In the early 1930s P.S.I.C. (Primo Stabilimento Italiano Calcolatrici, Pavia) produced a calculator called the Logistea which looked similar to the older Monroe full-keyboard calculators (models D to G). Only a small number of machines were produced before this small company was bought by Lagomarsino in 1935, presumably with the intent to develop the calculator further and market it. It wasn't until 1940 that production started, with a completely new model, with a much more modern design, but functionally still resembling the Monroe calculators. These machines were at first produced by SICMU (Società Italiana Commercio Macchine Ufficio, Milan), and distributed by Lagomarsino under the Numeria brand. As with FAI, it is not clear how independent this company was, but eventually it ceased to exist and production was taken over by FAI at first, and then Lagomarsino.
I have not been able to confirm that the axial pinwheel mechanism of the Numeria machines originated with the Logistea, but I think it very likely.
In the 1970s calculator production collapsed, and the FAI factories produced other items for Lagomarsino, such as fountain pens and other office equipment. I do not know exactly when Lagomarsino stopped trading, but it seems that by the 1980s it was gone.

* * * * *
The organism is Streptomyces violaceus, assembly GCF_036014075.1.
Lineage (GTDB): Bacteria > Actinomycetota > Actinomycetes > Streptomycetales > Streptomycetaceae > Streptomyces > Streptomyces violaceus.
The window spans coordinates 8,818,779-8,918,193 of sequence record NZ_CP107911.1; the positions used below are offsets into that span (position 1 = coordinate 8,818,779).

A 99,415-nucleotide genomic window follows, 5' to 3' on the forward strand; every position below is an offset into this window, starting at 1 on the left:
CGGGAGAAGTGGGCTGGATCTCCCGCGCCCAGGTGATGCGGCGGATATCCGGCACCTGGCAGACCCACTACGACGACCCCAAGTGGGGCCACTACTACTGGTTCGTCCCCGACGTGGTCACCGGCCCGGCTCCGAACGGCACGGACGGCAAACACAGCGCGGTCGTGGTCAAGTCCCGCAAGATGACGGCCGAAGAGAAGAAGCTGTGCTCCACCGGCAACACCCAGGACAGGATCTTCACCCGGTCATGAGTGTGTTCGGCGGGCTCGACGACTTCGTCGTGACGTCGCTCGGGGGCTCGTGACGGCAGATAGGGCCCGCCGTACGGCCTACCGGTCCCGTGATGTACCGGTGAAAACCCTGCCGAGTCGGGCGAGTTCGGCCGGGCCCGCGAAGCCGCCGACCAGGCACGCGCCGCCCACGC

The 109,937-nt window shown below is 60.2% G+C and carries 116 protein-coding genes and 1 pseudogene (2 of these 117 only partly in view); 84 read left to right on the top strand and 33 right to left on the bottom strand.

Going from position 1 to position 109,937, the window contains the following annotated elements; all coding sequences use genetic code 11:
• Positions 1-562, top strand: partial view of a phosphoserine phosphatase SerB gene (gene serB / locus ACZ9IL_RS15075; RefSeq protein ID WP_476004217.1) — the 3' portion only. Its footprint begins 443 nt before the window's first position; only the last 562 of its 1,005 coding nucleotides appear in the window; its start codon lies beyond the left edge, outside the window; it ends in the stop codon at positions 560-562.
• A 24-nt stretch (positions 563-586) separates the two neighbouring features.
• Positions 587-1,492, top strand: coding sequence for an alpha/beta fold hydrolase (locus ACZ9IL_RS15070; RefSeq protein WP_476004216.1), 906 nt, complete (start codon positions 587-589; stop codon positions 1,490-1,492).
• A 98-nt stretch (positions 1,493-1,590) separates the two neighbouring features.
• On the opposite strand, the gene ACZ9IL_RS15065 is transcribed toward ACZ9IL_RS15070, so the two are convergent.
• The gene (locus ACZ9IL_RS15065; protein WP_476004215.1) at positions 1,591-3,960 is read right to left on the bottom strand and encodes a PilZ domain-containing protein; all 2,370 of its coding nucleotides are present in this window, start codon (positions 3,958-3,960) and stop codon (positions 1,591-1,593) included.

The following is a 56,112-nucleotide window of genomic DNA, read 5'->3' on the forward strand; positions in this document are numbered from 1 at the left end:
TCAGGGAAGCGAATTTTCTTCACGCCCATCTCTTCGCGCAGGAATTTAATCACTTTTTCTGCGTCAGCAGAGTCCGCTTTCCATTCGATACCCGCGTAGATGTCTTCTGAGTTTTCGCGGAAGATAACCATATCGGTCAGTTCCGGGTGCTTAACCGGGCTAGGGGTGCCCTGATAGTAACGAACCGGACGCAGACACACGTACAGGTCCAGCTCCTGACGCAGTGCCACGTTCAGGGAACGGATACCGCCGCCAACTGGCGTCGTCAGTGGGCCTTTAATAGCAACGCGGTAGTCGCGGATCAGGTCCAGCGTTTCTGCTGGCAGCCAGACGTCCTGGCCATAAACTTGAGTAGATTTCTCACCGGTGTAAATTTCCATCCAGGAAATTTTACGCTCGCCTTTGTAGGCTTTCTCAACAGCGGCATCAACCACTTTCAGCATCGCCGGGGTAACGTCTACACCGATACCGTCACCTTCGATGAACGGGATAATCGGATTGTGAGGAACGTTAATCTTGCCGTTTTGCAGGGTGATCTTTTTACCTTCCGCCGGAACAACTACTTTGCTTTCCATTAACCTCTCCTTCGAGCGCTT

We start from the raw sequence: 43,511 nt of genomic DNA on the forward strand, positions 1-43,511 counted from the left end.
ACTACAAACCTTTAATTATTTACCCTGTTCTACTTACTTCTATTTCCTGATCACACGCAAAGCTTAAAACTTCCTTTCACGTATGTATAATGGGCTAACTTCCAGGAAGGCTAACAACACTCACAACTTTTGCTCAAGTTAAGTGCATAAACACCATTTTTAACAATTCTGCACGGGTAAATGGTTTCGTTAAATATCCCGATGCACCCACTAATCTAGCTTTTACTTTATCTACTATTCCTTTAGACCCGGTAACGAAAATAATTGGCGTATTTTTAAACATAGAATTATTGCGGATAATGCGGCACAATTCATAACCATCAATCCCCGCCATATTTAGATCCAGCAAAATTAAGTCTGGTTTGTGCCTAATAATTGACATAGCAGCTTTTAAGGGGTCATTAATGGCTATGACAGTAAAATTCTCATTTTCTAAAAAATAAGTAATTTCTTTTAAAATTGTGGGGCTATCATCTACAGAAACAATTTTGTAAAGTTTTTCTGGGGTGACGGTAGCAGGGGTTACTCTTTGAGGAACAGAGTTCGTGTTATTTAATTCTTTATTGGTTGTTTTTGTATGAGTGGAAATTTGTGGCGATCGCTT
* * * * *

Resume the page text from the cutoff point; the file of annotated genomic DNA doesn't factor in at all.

The Numeria calculators have 4-digit model numbers. Each digit has a specific meaning.
Below are descriptions and photos of the promotional material that I have for the Lagomarsino machines.
Procento N.V., Amsterdam
210mm × 297mm
This single page flyer promotes the Numeria 9100 and 9200. It is in German, but used by the Dutch office machine reseller Procento in Amsterdam.
139mm × 224mm
This small leaflet promotes the Totalia, models 3201, 1201, 2201, 2301, and 4201, as well as the Numeria 9101, 9201, and 9901. It is in Dutch, but does not have the name/address of the reseller that used it - the space where they can place a stamp is blank.
Here are a few advertisements taken from various online archives.
Italian patents have not been as extensively digitised as those of most other countries, so it is difficult to find the original patents for the Numeria and the Logistea.
|Patent||Filing date||Priority date||Name||Description|
|DE 722,016||01-07-1938||14-05-1942||Angelo Raimondi (SICMU)||Numeria Calculator.
See also: CH 209,384; FR 851,750
rechnerlexikon has a
Numeria page, as well as one for the
rechenmaschinen-illustrated has various Numeria models.
rechenwerkzeug has a page about the Numeria mechanism.
John Wolff's Web Museum has a Lagomarsino page.
Fondazione Fiera Milano has a Lagomarsino page, including some nice old pictures of trade fairs.
© Copyright 2019 Jaap Scherphuis, mechcalc a t jaapsch d o t net.